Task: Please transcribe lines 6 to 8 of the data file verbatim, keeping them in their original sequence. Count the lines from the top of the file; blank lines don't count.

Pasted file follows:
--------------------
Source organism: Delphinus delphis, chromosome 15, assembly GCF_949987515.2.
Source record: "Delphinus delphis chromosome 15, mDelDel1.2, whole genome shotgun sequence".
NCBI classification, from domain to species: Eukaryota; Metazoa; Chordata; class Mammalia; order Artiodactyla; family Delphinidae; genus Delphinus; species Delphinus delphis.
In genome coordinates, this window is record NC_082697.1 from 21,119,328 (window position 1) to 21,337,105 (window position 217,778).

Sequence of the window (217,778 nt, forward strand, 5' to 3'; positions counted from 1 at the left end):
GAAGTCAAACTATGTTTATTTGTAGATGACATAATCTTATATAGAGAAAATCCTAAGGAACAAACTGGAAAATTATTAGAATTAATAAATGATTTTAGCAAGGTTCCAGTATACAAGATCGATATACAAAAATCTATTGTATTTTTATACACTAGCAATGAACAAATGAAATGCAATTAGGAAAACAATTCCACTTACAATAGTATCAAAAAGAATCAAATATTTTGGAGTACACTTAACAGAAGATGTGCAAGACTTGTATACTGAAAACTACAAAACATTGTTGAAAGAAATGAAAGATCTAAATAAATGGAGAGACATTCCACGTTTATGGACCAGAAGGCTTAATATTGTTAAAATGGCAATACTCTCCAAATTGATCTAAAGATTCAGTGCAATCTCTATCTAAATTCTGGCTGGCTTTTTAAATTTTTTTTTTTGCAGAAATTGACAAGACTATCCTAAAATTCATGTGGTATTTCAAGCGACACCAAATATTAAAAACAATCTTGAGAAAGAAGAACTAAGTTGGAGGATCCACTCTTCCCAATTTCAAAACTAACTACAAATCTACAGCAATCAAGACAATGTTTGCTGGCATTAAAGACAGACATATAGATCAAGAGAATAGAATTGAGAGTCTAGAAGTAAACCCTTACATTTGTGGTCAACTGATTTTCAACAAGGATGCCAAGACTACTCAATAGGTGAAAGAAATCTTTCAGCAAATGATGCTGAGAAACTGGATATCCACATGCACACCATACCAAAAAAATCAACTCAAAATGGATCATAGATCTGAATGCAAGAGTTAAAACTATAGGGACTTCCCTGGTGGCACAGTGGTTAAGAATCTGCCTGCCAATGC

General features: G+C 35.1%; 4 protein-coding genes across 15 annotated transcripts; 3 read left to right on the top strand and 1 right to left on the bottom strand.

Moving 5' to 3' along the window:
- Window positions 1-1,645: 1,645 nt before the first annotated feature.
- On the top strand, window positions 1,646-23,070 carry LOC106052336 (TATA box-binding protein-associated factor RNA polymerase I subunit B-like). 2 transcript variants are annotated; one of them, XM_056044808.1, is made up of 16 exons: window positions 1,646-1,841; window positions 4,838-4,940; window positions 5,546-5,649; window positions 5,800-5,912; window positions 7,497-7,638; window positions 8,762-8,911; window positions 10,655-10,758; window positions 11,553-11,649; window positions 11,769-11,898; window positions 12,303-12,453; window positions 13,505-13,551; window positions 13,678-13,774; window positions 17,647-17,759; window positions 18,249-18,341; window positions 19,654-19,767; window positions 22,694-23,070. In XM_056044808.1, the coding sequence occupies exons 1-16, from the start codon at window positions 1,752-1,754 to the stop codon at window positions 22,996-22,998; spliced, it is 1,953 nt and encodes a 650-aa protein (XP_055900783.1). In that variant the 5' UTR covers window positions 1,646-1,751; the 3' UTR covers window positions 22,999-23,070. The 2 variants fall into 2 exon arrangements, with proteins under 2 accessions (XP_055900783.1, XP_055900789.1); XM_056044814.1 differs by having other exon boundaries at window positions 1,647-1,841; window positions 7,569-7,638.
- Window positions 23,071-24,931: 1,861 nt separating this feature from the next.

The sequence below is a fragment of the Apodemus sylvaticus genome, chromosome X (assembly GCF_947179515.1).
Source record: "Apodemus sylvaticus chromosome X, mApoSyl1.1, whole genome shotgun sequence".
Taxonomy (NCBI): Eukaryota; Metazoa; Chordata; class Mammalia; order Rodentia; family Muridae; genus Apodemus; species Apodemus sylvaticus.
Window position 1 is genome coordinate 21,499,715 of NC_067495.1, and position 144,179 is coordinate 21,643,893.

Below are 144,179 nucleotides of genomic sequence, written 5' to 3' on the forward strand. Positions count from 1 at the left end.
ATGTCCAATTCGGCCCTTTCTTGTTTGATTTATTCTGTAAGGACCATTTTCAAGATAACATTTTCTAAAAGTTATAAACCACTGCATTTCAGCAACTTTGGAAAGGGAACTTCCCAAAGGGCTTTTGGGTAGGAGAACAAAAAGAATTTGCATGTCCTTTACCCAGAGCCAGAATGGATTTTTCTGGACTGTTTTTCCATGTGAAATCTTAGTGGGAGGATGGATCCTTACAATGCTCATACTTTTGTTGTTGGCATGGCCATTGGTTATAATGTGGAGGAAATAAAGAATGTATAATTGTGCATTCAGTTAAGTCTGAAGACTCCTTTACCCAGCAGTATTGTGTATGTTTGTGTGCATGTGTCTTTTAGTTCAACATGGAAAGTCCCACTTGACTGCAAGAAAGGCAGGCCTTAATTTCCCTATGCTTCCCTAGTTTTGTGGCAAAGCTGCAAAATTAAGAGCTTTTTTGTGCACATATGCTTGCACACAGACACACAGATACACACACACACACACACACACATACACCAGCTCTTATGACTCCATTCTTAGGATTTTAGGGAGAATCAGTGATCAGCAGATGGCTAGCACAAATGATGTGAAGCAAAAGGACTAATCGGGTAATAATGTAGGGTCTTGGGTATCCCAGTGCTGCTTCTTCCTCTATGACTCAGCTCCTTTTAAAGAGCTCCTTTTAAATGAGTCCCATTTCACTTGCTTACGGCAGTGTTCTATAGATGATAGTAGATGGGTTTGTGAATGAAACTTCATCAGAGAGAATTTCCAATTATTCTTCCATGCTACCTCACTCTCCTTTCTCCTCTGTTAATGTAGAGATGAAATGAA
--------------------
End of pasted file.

GAAGTCAAACTATGTTTATTTGTAGATGACATAATCTTATATAGAGAAAATCCTAAGGAACAAACTGGAAAATTATTAGAATTAATAAATGATTTTAGCAAGGTTCCAGTATACAAGATCGATATACAAAAATCTATTGTATTTTTATACACTAGCAATGAACAAATGAAATGCAATTAGGAAAACAATTCCACTTACAATAGTATCAAAAAGAATCAAATATTTTGGAGTACACTTAACAGAAGATGTGCAAGACTTGTATACTGAAAACTACAAAACATTGTTGAAAGAAATGAAAGATCTAAATAAATGGAGAGACATTCCACGTTTATGGACCAGAAGGCTTAATATTGTTAAAATGGCAATACTCTCCAAATTGATCTAAAGATTCAGTGCAATCTCTATCTAAATTCTGGCTGGCTTTTTAAATTTTTTTTTTTGCAGAAATTGACAAGACTATCCTAAAATTCATGTGGTATTTCAAGCGACACCAAATATTAAAAACAATCTTGAGAAAGAAGAACTAAGTTGGAGGATCCACTCTTCCCAATTTCAAAACTAACTACAAATCTACAGCAATCAAGACAATGTTTGCTGGCATTAAAGACAGACATATAGATCAAGAGAATAGAATTGAGAGTCTAGAAGTAAACCCTTACATTTGTGGTCAACTGATTTTCAACAAGGATGCCAAGACTACTCAATAGGTGAAAGAAATCTTTCAGCAAATGATGCTGAGAAACTGGATATCCACATGCACACCATACCAAAAAAATCAACTCAAAATGGATCATAGATCTGAATGCAAGAGTTAAAACTATAGGGACTTCCCTGGTGGCACAGTGGTTAAGAATCTGCCTGCCAATGC

General features: G+C 35.1%; 4 protein-coding genes across 15 annotated transcripts; 3 read left to right on the top strand and 1 right to left on the bottom strand.

Moving 5' to 3' along the window: